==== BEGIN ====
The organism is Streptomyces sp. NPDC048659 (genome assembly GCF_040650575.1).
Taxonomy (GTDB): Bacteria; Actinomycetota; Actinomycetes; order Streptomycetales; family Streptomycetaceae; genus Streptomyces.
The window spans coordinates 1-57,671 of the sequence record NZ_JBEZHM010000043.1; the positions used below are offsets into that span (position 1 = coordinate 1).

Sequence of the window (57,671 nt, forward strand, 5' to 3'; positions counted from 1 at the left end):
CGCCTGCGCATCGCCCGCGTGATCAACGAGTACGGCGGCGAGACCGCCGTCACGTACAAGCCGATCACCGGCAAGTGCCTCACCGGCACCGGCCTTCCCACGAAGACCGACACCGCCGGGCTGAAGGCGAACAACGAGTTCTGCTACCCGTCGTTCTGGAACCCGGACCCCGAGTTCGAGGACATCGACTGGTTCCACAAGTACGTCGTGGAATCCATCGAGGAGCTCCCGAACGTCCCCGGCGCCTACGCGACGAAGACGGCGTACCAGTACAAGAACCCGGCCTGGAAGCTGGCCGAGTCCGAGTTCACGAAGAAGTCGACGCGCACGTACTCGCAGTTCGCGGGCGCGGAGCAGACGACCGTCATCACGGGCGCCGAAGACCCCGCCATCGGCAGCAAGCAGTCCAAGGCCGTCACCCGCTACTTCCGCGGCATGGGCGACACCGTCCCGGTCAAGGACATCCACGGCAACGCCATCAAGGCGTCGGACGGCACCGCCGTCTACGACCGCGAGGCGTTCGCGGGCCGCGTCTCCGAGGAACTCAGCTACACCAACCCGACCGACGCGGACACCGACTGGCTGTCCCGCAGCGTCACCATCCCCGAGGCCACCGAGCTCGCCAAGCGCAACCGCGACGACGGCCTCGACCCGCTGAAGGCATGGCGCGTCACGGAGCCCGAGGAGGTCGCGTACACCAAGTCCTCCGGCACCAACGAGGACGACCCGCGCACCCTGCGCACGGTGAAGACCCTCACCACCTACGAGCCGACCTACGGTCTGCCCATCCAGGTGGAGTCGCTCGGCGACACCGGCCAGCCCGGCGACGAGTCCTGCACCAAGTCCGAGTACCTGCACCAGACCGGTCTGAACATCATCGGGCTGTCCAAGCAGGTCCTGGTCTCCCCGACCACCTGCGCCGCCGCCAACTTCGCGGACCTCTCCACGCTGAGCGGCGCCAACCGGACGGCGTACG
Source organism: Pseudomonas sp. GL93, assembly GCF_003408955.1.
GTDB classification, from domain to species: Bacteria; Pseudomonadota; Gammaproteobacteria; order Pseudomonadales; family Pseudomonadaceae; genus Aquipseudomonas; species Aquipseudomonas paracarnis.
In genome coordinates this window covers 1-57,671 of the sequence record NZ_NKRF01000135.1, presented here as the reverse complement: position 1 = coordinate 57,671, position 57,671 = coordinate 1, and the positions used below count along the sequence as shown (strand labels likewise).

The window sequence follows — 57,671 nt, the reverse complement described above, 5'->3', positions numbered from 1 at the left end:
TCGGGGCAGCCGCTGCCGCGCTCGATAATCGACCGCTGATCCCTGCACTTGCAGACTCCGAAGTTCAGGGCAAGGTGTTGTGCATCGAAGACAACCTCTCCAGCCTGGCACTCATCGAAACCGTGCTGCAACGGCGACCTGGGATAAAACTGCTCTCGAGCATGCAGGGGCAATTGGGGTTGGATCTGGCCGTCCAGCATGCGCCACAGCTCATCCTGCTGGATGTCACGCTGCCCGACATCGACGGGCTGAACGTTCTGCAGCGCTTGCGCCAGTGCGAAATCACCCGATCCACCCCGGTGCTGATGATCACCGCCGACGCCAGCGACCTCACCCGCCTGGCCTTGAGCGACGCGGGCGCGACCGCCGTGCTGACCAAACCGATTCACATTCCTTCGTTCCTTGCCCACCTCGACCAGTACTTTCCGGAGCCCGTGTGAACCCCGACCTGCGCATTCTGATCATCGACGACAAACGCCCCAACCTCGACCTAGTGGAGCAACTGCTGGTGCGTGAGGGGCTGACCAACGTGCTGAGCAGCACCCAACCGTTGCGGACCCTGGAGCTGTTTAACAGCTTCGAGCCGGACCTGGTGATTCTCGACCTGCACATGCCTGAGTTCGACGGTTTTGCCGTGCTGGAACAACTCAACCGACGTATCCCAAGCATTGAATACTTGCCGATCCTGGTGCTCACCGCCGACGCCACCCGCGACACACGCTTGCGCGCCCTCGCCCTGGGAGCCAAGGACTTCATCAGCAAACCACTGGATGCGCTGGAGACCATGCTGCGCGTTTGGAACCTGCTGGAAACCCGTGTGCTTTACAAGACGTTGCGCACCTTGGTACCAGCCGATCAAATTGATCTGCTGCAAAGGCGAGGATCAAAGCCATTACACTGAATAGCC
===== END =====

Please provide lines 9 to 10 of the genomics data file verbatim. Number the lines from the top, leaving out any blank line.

The window sequence follows — 57,671 nt, the reverse complement described above, 5'->3', positions numbered from 1 at the left end:
TCGGGGCAGCCGCTGCCGCGCTCGATAATCGACCGCTGATCCCTGCACTTGCAGACTCCGAAGTTCAGGGCAAGGTGTTGTGCATCGAAGACAACCTCTCCAGCCTGGCACTCATCGAAACCGTGCTGCAACGGCGACCTGGGATAAAACTGCTCTCGAGCATGCAGGGGCAATTGGGGTTGGATCTGGCCGTCCAGCATGCGCCACAGCTCATCCTGCTGGATGTCACGCTGCCCGACATCGACGGGCTGAACGTTCTGCAGCGCTTGCGCCAGTGCGAAATCACCCGATCCACCCCGGTGCTGATGATCACCGCCGACGCCAGCGACCTCACCCGCCTGGCCTTGAGCGACGCGGGCGCGACCGCCGTGCTGACCAAACCGATTCACATTCCTTCGTTCCTTGCCCACCTCGACCAGTACTTTCCGGAGCCCGTGTGAACCCCGACCTGCGCATTCTGATCATCGACGACAAACGCCCCAACCTCGACCTAGTGGAGCAACTGCTGGTGCGTGAGGGGCTGACCAACGTGCTGAGCAGCACCCAACCGTTGCGGACCCTGGAGCTGTTTAACAGCTTCGAGCCGGACCTGGTGATTCTCGACCTGCACATGCCTGAGTTCGACGGTTTTGCCGTGCTGGAACAACTCAACCGACGTATCCCAAGCATTGAATACTTGCCGATCCTGGTGCTCACCGCCGACGCCACCCGCGACACACGCTTGCGCGCCCTCGCCCTGGGAGCCAAGGACTTCATCAGCAAACCACTGGATGCGCTGGAGACCATGCTGCGCGTTTGGAACCTGCTGGAAACCCGTGTGCTTTACAAGACGTTGCGCACCTTGGTACCAGCCGATCAAATTGATCTGCTGCAAAGGCGAGGATCAAAGCCATTACACTGAATAGCC